-There's a conflict between industry wanting to exploit the advantages of locating at the coast, and those trying to protect salt marshes and other Sites of Special Scientific Interest (SSSIs)

-Pollution of the sea and beaches from industrial waste has harmful effects for swimmers and marine creatures. This causes conflict between the coastal industries who are responsible for much of the pollution and both tourists and environmentalists

19

3 systems of a coast

-Inputs

-outputs

-Processes

20

What are inputs?

-River sediment, sediment from cliffs that have been eroded or suffered landslides, and sediment that has been transported by waves from offshore

21

What are processes?

-Wave action, tidal movement, erosion, weathering, transportation. deposition

22

What are outputs?

-Sediment washed out to sea. or deposited further along the coast

23

What are Coastal sediment cells?

(Littoral cells) are lengths of coastline that are pretty much entirely self-contained for the movement of sediment.

-So processes in one cell doesn't affect the movement of sediment in another cell

24

How are waves created?

-Waves are created by the wind blowing over the surface of the sea.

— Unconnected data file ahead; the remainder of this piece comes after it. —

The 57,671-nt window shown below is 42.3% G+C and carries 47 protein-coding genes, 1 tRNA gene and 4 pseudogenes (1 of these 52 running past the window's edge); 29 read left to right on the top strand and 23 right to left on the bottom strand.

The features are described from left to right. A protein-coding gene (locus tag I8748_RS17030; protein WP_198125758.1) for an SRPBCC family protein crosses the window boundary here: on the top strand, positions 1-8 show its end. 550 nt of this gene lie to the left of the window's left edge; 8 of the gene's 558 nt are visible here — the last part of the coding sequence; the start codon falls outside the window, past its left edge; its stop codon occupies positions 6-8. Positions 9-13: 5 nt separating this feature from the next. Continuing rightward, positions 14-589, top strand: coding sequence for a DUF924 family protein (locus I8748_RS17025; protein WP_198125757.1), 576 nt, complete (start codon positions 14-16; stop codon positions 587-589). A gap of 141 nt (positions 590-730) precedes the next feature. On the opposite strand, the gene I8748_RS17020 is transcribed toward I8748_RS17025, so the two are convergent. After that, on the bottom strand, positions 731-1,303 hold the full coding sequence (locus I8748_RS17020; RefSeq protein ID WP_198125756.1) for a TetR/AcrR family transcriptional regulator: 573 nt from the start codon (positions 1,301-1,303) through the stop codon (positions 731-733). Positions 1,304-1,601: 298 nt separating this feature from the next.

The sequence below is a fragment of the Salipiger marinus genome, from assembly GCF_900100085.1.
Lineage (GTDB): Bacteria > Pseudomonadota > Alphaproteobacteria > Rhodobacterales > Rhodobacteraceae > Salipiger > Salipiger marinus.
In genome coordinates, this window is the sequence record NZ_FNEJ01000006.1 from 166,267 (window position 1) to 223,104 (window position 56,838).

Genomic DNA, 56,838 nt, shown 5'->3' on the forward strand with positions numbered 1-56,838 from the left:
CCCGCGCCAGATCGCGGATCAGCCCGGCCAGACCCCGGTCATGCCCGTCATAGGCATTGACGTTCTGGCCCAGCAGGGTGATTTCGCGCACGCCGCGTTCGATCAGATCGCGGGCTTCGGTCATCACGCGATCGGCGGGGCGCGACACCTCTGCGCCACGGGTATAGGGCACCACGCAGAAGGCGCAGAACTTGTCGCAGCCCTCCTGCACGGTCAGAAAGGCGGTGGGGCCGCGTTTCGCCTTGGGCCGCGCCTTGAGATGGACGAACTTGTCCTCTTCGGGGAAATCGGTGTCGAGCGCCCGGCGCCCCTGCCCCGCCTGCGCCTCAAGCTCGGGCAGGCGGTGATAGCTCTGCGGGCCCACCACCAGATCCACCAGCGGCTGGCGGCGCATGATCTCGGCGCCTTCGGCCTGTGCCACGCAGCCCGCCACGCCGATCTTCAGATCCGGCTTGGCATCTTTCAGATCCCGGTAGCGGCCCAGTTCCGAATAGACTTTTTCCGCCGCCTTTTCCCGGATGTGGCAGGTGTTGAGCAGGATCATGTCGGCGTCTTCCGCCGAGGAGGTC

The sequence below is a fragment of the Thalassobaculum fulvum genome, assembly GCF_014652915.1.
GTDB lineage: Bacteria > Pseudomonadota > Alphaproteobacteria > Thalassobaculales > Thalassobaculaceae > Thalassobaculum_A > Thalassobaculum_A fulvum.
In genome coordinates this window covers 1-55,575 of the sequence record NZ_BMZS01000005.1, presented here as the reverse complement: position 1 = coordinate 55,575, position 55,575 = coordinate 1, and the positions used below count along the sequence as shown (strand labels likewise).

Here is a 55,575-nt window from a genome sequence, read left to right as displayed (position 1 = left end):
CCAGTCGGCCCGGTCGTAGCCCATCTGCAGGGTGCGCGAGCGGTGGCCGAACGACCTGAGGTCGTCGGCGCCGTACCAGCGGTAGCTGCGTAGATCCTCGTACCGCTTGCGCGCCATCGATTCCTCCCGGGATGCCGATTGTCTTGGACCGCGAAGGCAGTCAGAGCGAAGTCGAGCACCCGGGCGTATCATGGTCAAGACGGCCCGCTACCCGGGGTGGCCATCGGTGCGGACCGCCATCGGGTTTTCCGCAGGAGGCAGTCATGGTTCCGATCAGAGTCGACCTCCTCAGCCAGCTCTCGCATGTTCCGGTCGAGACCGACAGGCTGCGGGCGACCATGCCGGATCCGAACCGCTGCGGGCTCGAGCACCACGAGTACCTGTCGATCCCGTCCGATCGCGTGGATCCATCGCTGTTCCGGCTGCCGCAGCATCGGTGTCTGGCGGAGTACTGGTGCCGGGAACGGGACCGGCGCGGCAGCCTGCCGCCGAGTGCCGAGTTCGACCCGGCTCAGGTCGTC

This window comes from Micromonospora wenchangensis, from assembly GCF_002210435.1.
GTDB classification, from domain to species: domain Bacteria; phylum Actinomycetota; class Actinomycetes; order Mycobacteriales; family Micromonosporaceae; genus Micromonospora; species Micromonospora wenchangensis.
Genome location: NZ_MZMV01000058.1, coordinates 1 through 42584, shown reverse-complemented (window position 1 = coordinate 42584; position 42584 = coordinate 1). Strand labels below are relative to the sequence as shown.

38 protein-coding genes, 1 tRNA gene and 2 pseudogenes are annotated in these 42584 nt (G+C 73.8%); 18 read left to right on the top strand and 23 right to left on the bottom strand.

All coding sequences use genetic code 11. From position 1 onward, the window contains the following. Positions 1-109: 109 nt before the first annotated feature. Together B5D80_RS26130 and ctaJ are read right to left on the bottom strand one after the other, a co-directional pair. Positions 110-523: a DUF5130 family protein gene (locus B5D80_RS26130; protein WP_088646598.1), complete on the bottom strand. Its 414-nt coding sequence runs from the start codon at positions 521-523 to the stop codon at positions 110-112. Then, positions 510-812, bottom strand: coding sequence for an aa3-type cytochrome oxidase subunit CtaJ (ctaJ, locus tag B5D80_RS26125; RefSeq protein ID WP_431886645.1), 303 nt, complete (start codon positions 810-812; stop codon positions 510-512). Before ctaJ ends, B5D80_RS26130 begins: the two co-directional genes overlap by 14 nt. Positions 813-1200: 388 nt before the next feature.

-Friction between the wind and the surface of the sea gives the water a circular motion

25

How does the effect of the wave depend on height of it.

-Wave hehight is affected by the wind speed and the fetch of the wave.

-The fetch is the maximum distance of sea the wind has blown over in creating the waves

-A high wind speed and a long fetch create high waves

26

How do waves break at the coast?

Friction witht eh sea bed slows the bottom of the waves and makes their motion more elliptical.

-The crest of the waves rises up and then collapses

-Water washing up the beach is called the ash and water washing back towards the sea is called the backwash

27

What are the two types of waves?

-Constructive

-Destructive waves

28

Characteristics of a constructive waves

-Low frequency )6-8 waves per minute)

-They're low and long which gives them a more elliptical cross profile

-The powerful swash carries material up the beach and deposits it

29

Characteristics of a destructive wave

-High and steeo, with a more circular cross profile

-They haave a higher frequency (10-14 waves per minute)

-The strong backwash removes material from the beach

30

What is the purpose of tides?

-Tides affect where waves break

-Tides are the periodic rise and fall of the oceans surface. This is caused by the gravitational pull of the moon and the sun.

-Tides affect the position at which waves break on the beach